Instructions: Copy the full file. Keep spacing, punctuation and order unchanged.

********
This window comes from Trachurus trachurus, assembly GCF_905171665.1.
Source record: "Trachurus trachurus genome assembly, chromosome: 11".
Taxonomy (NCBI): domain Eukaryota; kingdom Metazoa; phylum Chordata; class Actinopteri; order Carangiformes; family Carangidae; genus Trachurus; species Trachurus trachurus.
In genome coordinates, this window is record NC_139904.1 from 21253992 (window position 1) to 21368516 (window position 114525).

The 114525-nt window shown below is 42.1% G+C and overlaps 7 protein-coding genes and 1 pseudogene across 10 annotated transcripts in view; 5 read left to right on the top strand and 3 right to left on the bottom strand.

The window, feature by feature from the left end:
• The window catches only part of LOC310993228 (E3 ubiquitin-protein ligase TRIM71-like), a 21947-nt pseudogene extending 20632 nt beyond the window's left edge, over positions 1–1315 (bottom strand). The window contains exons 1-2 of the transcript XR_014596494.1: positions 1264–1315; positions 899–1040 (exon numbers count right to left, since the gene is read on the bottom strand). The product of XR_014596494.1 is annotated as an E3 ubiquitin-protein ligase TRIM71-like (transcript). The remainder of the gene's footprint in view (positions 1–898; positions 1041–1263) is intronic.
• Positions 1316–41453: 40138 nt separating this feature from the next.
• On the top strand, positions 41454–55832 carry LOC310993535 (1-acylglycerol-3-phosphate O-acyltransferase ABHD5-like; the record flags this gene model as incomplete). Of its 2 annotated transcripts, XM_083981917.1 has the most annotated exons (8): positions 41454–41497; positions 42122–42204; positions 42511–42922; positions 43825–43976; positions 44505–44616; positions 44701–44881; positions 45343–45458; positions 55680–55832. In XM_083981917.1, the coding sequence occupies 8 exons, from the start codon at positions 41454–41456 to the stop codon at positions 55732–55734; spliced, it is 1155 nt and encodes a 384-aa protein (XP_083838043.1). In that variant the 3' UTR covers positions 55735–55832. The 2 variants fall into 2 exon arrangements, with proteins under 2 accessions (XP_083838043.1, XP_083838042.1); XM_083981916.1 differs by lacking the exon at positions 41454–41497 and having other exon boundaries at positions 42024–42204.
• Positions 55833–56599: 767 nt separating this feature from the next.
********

This window comes from Trachurus trachurus, assembly GCF_905171665.1.
Source record: "Trachurus trachurus genome assembly, chromosome: 11".
Taxonomy (NCBI): domain Eukaryota; kingdom Metazoa; phylum Chordata; class Actinopteri; order Carangiformes; family Carangidae; genus Trachurus; species Trachurus trachurus.
In genome coordinates, this window is record NC_139904.1 from 21253992 (window position 1) to 21368516 (window position 114525).

The 114525-nt window shown below is 42.1% G+C and overlaps 7 protein-coding genes and 1 pseudogene across 10 annotated transcripts in view; 5 read left to right on the top strand and 3 right to left on the bottom strand.

The window, feature by feature from the left end:
• The window catches only part of LOC310993228 (E3 ubiquitin-protein ligase TRIM71-like), a 21947-nt pseudogene extending 20632 nt beyond the window's left edge, over positions 1–1315 (bottom strand). The window contains exons 1-2 of the transcript XR_014596494.1: positions 1264–1315; positions 899–1040 (exon numbers count right to left, since the gene is read on the bottom strand). The product of XR_014596494.1 is annotated as an E3 ubiquitin-protein ligase TRIM71-like (transcript). The remainder of the gene's footprint in view (positions 1–898; positions 1041–1263) is intronic.
• Positions 1316–41453: 40138 nt separating this feature from the next.
• On the top strand, positions 41454–55832 carry LOC310993535 (1-acylglycerol-3-phosphate O-acyltransferase ABHD5-like; the record flags this gene model as incomplete). Of its 2 annotated transcripts, XM_083981917.1 has the most annotated exons (8): positions 41454–41497; positions 42122–42204; positions 42511–42922; positions 43825–43976; positions 44505–44616; positions 44701–44881; positions 45343–45458; positions 55680–55832. In XM_083981917.1, the coding sequence occupies 8 exons, from the start codon at positions 41454–41456 to the stop codon at positions 55732–55734; spliced, it is 1155 nt and encodes a 384-aa protein (XP_083838043.1). In that variant the 3' UTR covers positions 55735–55832. The 2 variants fall into 2 exon arrangements, with proteins under 2 accessions (XP_083838043.1, XP_083838042.1); XM_083981916.1 differs by lacking the exon at positions 41454–41497 and having other exon boundaries at positions 42024–42204.
• Positions 55833–56599: 767 nt separating this feature from the next.